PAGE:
The bill, she said, "doesn't go all the way but it takes us down the path."

Republican Representative Hal Rogers, who also supported the package, said "it reflects a fair compromise."

At 5,593 pages, the wide-ranging bill that also spends $1.4 trillion on an array of federal programs through next September, is likely to be the final major piece of legislation for the 116th Congress that expires on Jan. 3. Congress included a measure continuing current levels of government spending for seven days, ensuring no interruption to federal operations.

It has a net cost of roughly $350 billion for coronavirus relief, Republican Senate Majority Leader Mitch McConnell said, adding that more than $500 billion in funding comes from unspent money Congress had authorized.

The stimulus package, the first congressionally approved aid since April, comes as the pandemic is accelerating in the United States, infecting more than 214,000 people every day and slowing the economic recovery. More than 317,000 Americans have died.

The legislation also expands a small-business lending program by about $284 billion and steers money to schools, airlines, transit systems and vaccine distribution.

The small-business loan and grant program, known as the Paycheck Protection Program, would exclude publicly traded companies from eligibility.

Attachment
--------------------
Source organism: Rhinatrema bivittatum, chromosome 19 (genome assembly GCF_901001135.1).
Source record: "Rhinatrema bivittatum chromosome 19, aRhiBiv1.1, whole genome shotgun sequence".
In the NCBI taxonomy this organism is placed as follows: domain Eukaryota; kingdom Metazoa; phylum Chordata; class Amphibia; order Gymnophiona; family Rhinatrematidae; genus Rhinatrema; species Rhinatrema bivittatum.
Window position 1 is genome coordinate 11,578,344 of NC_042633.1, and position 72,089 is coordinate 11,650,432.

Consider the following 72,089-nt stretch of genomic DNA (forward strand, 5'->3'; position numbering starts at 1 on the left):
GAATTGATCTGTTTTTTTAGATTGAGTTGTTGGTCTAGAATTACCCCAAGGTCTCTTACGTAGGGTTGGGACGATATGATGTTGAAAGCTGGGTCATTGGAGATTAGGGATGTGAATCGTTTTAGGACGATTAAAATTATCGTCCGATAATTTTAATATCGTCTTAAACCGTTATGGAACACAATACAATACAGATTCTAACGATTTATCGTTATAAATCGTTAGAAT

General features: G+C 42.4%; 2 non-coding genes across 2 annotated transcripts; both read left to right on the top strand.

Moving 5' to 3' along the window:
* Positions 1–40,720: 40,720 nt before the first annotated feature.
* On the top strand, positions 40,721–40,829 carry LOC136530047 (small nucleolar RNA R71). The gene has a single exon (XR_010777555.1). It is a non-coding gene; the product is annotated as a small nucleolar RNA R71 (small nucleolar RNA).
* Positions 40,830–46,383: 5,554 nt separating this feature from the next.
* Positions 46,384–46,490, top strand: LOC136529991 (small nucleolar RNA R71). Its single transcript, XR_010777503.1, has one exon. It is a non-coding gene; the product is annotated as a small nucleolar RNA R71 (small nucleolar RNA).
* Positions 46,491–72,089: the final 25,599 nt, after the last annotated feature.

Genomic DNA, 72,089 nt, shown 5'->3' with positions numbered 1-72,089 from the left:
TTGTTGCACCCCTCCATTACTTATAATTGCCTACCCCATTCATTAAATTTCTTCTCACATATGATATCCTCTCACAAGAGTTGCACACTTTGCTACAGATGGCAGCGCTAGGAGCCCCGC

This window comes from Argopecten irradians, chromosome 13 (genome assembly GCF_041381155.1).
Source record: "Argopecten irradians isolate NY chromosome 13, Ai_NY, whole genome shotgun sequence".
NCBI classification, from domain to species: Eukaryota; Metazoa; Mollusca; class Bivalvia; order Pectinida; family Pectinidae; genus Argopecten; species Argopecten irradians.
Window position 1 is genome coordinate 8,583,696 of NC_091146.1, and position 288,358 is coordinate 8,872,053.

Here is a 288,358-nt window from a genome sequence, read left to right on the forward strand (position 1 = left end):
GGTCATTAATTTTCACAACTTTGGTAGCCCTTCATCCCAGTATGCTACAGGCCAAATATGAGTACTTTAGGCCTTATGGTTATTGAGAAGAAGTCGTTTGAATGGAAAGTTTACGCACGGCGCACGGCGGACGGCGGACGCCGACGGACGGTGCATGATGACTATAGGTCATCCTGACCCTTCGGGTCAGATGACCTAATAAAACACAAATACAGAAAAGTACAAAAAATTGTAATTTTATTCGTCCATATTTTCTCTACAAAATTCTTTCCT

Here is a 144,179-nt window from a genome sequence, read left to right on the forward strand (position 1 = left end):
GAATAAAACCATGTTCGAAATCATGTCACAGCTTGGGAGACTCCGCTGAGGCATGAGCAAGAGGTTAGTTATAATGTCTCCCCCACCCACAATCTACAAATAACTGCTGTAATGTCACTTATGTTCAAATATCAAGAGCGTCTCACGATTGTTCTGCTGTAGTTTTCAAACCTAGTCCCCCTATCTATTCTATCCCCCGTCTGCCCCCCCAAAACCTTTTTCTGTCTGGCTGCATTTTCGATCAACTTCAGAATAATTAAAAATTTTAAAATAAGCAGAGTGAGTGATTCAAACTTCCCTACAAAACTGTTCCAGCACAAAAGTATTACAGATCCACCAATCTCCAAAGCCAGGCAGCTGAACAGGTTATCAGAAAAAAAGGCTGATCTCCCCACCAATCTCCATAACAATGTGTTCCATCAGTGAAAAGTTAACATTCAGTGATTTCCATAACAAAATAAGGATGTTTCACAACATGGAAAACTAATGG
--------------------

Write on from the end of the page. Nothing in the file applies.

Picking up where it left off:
Amid reports that the Trump Organization received past aid, the bill contains disclosure requirements for the president, vice president, heads of Cabinet departments, lawmakers and spouses and prohibits those individuals from receiving loans in the future.

State and local governments, which are struggling to pay for the distribution of newly approved COVID-19 vaccines, would receive $8.75 billion from Washington, with $300 million of that targeted at vaccinations in minority and high-risk populations.

Scrapped sticking points 

The deal, worked out in a rare weekend session of Congress, omits the thorniest sticking points, which included Republicans' desire for a liability shield to protect businesses from coronavirus-related lawsuits as well as Democrats' request for a large outlay of money for cash-strapped state and local governments.

McConnell, interviewed by Fox News, pledged to renew his drive for the protections against corporate lawsuits in whatever coronavirus aid bill the incoming Biden administration pursues in early 2021.

The measure is far less than the $3 trillion called for in a bill that passed the Democratic-controlled House in May, which the Republican-controlled Senate ignored.

Biden has urged Congress to consider further stimulus for him to sign into law when he takes office on Jan. 20. "My message to everyone out there struggling right now, help is on the way," he said in a statement.

The bill would be the second-largest stimulus package in U.S. history, behind the roughly $2 trillion aid bill passed in March. Experts said that money played a critical role as social-distancing measures shuttered wide swaths of the economy.